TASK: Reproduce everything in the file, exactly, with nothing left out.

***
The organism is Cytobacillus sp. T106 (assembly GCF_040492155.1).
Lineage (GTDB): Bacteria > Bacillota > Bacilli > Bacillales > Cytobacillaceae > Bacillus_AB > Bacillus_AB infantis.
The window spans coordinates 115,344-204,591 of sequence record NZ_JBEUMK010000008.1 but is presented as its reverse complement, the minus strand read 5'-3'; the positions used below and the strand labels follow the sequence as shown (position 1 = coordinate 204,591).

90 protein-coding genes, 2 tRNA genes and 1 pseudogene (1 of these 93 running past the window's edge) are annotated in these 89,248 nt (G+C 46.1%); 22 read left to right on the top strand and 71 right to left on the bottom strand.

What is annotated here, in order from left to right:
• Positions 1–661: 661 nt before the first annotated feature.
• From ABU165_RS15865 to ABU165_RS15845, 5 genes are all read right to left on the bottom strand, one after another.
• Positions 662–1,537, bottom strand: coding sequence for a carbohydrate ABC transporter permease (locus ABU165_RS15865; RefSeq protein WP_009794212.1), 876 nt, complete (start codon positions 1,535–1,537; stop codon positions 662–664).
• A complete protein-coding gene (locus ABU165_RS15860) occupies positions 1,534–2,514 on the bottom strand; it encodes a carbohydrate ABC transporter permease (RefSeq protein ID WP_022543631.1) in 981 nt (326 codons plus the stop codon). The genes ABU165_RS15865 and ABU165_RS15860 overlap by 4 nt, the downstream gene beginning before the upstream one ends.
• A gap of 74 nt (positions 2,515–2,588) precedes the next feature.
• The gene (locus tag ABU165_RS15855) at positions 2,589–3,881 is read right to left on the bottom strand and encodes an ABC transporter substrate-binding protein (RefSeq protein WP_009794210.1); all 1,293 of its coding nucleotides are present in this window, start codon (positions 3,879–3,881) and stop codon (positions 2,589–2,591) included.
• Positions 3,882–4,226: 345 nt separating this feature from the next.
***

The organism is Cytobacillus sp. T106 (assembly GCF_040492155.1).
Lineage (GTDB): Bacteria > Bacillota > Bacilli > Bacillales > Cytobacillaceae > Bacillus_AB > Bacillus_AB infantis.
The window spans coordinates 115,344-204,591 of sequence record NZ_JBEUMK010000008.1 but is presented as its reverse complement, the minus strand read 5'-3'; the positions used below and the strand labels follow the sequence as shown (position 1 = coordinate 204,591).

90 protein-coding genes, 2 tRNA genes and 1 pseudogene (1 of these 93 running past the window's edge) are annotated in these 89,248 nt (G+C 46.1%); 22 read left to right on the top strand and 71 right to left on the bottom strand.

What is annotated here, in order from left to right:
• Positions 1–661: 661 nt before the first annotated feature.
• From ABU165_RS15865 to ABU165_RS15845, 5 genes are all read right to left on the bottom strand, one after another.
• Positions 662–1,537, bottom strand: coding sequence for a carbohydrate ABC transporter permease (locus ABU165_RS15865; RefSeq protein WP_009794212.1), 876 nt, complete (start codon positions 1,535–1,537; stop codon positions 662–664).
• A complete protein-coding gene (locus ABU165_RS15860) occupies positions 1,534–2,514 on the bottom strand; it encodes a carbohydrate ABC transporter permease (RefSeq protein ID WP_022543631.1) in 981 nt (326 codons plus the stop codon). The genes ABU165_RS15865 and ABU165_RS15860 overlap by 4 nt, the downstream gene beginning before the upstream one ends.
• A gap of 74 nt (positions 2,515–2,588) precedes the next feature.
• The gene (locus tag ABU165_RS15855) at positions 2,589–3,881 is read right to left on the bottom strand and encodes an ABC transporter substrate-binding protein (RefSeq protein WP_009794210.1); all 1,293 of its coding nucleotides are present in this window, start codon (positions 3,879–3,881) and stop codon (positions 2,589–2,591) included.
• Positions 3,882–4,226: 345 nt separating this feature from the next.